Tag Archives: Hebei

Hebei Covid-19 Resurgence Awkwardly Interrupts China’s Political Calendar

Chart of seven-day rolling average of new daily confirmed cases of Covid-19 per million people in China since December 1, 2020.

THE COVID-19 OUTBREAK in Hebei, being so close to Beijing, is causing authorities concern and the return of what are lockdowns in everything but name.

Shijiazhuang, the provincial capital, and nearby Nangong and Xinle cities, are being cordoned off. Residents are instructed to stay home, driving on city streets is banned and travel to the region is restricted.

In Nangong, six emergency hospitals with 6,500 beds are being built, according to state media. A 3,000-bed isolation centre is under construction in Shijiazhuang, where 10 million residents had been tested for the virus by late Friday. The cartoon version of the response is here.

There are also new clusters of cases in Beijing and the northeastern provinces of Heilongjiang and Liaoning. The National Health Commission reported 130 new confirmed cases nationally in the 24 hours through midnight Friday, 90 of them in Hebei. (These are, it should be said, still relatively tiny numbers; the comparable number for confirmed cases per million people in the United States, for example, is 6,000 times higher than the number shown in the chart above for China.)

The commission blames the outbreak on people or frozen food arriving from abroad. It also says the virus is spreading unusually quickly. Since Jan. 2, Shijiazhuang has registered 745 locally-transmitted confirmed COVID-19 cases, including one death.

No resurgence is welcome, but this one is especially ill-timed. It comes one month ahead of New Year, with the massive cross-country travel that usually involves, and two months before the ‘Two Sessions’ meetings (the annual meetings of the National People’s Congress and the Chinese People’s Political Consultative Conference).

The preparatory round of provincial-level two sessions meetings has just got underway. Hebei and Liaoning have been forced to postpone theirs.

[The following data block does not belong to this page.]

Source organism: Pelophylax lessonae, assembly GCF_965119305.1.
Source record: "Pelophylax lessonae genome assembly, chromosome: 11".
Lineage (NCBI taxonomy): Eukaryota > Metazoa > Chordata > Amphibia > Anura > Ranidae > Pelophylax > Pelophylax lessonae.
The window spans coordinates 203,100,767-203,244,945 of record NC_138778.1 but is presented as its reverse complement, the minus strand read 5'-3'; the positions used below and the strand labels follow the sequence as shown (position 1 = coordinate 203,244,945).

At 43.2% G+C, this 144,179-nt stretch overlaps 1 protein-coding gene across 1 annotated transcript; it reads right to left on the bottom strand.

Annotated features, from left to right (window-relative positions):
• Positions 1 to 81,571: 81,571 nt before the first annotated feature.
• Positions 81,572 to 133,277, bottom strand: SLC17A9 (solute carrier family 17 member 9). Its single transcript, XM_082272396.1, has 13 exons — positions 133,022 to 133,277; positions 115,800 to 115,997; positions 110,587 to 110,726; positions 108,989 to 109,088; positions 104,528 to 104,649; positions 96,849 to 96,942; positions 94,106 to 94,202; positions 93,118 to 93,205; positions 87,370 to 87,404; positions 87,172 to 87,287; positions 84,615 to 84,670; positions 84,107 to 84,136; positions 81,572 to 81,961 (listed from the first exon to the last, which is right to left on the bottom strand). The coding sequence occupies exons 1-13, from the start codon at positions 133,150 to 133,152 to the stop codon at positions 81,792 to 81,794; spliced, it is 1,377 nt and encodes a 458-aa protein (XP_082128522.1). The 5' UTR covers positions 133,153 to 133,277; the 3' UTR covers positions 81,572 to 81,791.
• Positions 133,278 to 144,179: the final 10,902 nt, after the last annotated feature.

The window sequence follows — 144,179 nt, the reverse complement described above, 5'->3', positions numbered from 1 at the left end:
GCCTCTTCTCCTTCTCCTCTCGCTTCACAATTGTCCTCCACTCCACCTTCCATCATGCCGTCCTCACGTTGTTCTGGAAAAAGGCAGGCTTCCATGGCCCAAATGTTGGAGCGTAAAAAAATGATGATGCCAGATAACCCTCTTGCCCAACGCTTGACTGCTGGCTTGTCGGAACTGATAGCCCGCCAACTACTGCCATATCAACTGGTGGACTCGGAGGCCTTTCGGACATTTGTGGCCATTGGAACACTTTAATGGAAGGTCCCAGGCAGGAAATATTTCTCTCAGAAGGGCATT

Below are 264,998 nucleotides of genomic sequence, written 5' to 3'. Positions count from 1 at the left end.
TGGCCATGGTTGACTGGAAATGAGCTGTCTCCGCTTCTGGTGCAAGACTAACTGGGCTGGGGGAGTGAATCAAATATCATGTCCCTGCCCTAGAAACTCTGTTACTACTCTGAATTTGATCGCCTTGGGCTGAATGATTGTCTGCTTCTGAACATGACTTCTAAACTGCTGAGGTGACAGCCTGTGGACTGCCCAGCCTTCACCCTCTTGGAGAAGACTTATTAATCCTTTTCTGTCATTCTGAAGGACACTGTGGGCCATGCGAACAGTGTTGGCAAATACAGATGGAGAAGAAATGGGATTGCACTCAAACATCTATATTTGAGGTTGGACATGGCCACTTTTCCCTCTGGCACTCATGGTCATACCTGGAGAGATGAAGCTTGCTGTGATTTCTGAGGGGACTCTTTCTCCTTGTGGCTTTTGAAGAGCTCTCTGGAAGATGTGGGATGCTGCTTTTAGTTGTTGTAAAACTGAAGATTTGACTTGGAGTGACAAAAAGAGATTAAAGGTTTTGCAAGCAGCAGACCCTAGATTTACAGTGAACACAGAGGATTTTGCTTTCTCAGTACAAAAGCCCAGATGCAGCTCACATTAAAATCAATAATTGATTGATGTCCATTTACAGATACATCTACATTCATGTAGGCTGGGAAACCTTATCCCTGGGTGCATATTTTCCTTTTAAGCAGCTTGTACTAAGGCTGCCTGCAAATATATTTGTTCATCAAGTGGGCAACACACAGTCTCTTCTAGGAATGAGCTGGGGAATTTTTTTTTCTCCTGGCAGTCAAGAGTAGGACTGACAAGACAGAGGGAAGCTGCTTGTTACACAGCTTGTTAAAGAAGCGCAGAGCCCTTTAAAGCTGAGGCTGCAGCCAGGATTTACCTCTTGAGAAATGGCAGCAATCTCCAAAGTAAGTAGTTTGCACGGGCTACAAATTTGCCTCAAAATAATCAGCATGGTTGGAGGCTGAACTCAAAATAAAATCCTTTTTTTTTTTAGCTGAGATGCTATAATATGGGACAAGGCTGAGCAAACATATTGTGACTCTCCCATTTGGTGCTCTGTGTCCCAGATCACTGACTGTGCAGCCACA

The national meetings were delayed and shortened last year because of the pandemic. A second postponement would deny the leadership of a stage from which China’s leading role in recovering from Covid-19 could be lauded. This outcome would be doubly embarrassing if the cause were a resurgence of the pandemic.

Meanwhile, the World Health Organization (WHO) research team has finally made it to Wuhan to investigate the initial outbreak there just over a year ago. Its members are halfway through the first week of their two-week quarantine.

Their requests to interview caregivers, former patients and lab workers (by video while in quarantine) appear to be being rebuffed, suggesting authorities will be reluctant to share information that is politically sensitive in as much as it could undermine the official narrative that China shares no blame for the outbreak’s origin.

Hua Chunying, one of the Foreign Ministry spokespersons, has again called for the US to open its military labs to the WHO as part of the search for the virus’s origin, so no quarter is being given.

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Filed under Politics & Society

Persistent Drought Starts To Threaten China’s Crops

Dried-up bed of the Xinba reservoir in Shilin County, Yunnan Province, March 22, 2012.